The target mission was uneventful. They were intercepted on schedule, and Coolstone mentally noted to include on his observation report that the 25th’s systems were all go and procedures and effectiveness were good. “Tips dry, leading edge checked, wing tanks on,” said the colonel.
One thing about this cat, thought the Rock, he keeps you informed. They headed back for Paine, were handed off to approach control, and started their descent. Coolstone was tidying up the cockpit a bit, stowing charts and cards.
He hadn’t flown with many colonels. But unless this one was from SAC, he certainly operated strangely, much differently than the fighter squadron pilots. Everything he did, he did very deliberately, and always advised Coolstone before he did it.
Coolstone could see that they were nearing the cloud deck again, and just before they entered, the colonel said, “You’ve got it.”
Once again, the Rock wasn’t ready, and didn’t want it. “I’ve got it,” he said weakly, and wondered to himself what was wrong with this guy. Everytime they got near a cloud, it’s “You’ve got it.”
Coolstone was really springloaded to the vertigo position this time, but he hung on as best he could to the attitude that the colonel had established during the descent. They kind of fell out of the bottom of the clouds and Coolstone didn’t wait. He quickly said, “You’ve got it.”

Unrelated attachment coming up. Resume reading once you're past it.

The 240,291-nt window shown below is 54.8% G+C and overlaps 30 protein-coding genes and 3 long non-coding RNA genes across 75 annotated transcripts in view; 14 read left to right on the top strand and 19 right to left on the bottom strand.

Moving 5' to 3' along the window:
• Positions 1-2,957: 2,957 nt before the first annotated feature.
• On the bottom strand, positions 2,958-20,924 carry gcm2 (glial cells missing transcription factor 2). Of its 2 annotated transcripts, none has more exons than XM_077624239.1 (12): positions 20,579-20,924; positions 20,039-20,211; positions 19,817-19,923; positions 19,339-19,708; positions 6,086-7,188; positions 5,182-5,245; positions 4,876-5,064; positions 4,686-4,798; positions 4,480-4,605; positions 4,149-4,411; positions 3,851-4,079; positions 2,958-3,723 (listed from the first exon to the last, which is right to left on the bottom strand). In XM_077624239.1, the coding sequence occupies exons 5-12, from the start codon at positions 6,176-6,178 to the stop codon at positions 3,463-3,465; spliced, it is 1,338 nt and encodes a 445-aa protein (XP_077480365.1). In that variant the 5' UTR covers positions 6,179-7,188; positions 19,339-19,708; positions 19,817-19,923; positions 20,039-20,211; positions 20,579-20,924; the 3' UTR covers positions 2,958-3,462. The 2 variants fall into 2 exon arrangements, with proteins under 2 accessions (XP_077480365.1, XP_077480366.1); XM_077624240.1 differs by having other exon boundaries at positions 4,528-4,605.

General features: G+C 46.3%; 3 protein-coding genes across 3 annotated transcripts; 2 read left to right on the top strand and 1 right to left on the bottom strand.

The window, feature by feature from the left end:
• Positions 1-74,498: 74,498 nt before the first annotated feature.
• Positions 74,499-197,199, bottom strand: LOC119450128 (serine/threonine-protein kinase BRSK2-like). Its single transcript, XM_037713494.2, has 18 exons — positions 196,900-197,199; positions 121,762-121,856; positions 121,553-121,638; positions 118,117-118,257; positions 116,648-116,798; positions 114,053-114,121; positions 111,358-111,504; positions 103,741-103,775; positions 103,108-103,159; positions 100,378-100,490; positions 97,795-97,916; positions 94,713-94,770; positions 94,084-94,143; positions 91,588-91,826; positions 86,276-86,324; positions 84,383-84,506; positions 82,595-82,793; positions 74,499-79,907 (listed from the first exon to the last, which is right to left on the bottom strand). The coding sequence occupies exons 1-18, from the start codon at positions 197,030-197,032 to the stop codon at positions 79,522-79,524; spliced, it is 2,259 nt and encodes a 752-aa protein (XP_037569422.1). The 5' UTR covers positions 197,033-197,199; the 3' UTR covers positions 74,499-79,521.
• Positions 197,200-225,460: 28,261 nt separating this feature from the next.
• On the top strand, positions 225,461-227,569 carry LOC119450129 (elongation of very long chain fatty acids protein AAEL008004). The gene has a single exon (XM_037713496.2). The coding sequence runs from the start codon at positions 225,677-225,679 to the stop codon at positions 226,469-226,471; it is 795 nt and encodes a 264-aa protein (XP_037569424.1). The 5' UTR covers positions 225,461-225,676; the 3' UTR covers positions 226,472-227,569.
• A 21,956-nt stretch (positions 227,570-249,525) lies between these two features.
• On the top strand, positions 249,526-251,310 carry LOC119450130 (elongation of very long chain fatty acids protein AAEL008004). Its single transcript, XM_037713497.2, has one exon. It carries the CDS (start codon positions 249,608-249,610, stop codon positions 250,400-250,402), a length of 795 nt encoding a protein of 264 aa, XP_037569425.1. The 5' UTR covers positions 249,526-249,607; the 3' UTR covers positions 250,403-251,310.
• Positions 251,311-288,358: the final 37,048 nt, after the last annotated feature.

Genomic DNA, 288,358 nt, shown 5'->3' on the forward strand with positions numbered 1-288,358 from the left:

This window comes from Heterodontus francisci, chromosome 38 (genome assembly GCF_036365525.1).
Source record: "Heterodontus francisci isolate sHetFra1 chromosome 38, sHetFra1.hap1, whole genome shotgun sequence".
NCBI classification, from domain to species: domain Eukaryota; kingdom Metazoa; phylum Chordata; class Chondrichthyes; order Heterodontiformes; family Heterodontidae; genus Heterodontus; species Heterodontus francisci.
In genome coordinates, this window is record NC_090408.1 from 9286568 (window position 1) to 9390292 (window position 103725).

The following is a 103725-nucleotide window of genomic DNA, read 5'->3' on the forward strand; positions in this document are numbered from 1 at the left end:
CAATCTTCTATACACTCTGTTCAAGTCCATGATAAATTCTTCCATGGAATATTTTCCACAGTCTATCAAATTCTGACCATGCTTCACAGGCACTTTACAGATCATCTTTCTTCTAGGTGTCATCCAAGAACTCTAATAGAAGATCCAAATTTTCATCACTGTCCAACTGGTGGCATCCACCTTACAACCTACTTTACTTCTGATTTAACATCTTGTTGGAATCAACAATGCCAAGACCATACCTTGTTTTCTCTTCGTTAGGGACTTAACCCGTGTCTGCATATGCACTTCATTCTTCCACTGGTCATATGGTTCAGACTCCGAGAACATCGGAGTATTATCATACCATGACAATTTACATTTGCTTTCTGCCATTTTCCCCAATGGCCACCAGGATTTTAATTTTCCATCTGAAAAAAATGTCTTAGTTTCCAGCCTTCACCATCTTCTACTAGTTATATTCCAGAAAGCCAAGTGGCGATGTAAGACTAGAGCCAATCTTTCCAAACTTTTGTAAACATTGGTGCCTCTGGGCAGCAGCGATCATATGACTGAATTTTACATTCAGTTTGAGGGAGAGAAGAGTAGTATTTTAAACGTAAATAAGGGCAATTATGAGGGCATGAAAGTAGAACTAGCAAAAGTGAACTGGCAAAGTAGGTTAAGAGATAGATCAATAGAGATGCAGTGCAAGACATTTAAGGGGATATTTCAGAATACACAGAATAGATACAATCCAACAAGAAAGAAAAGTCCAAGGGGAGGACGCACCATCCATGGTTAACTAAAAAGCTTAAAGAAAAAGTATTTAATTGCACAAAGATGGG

“Roger,” said the colonel, and added, “Do you want to cancel IFR and go on in and pitch, or shall we make it an ILS?”
“Suit yourself, sir,” replied the Rock, “And do you have the field in sight?”
“Roger,” said the colonel. “I’ve got it dead ahead.”
“Paine tower from Coolstone One. Have field in sight. Please cancel IFR. And we need landing instructions, please.”
“Roger, Coolstone,” said the tower, “IFR cancelled. Landing is to the north, runway 34, report five miles on initial.”
The colonel quickly and smoothly set them up on an initial approach.
Coolstone rested his elbows on the canopy rails, and relaxed for the routine pattern and landing. The colonel pitched, “You’ve got it,” he said.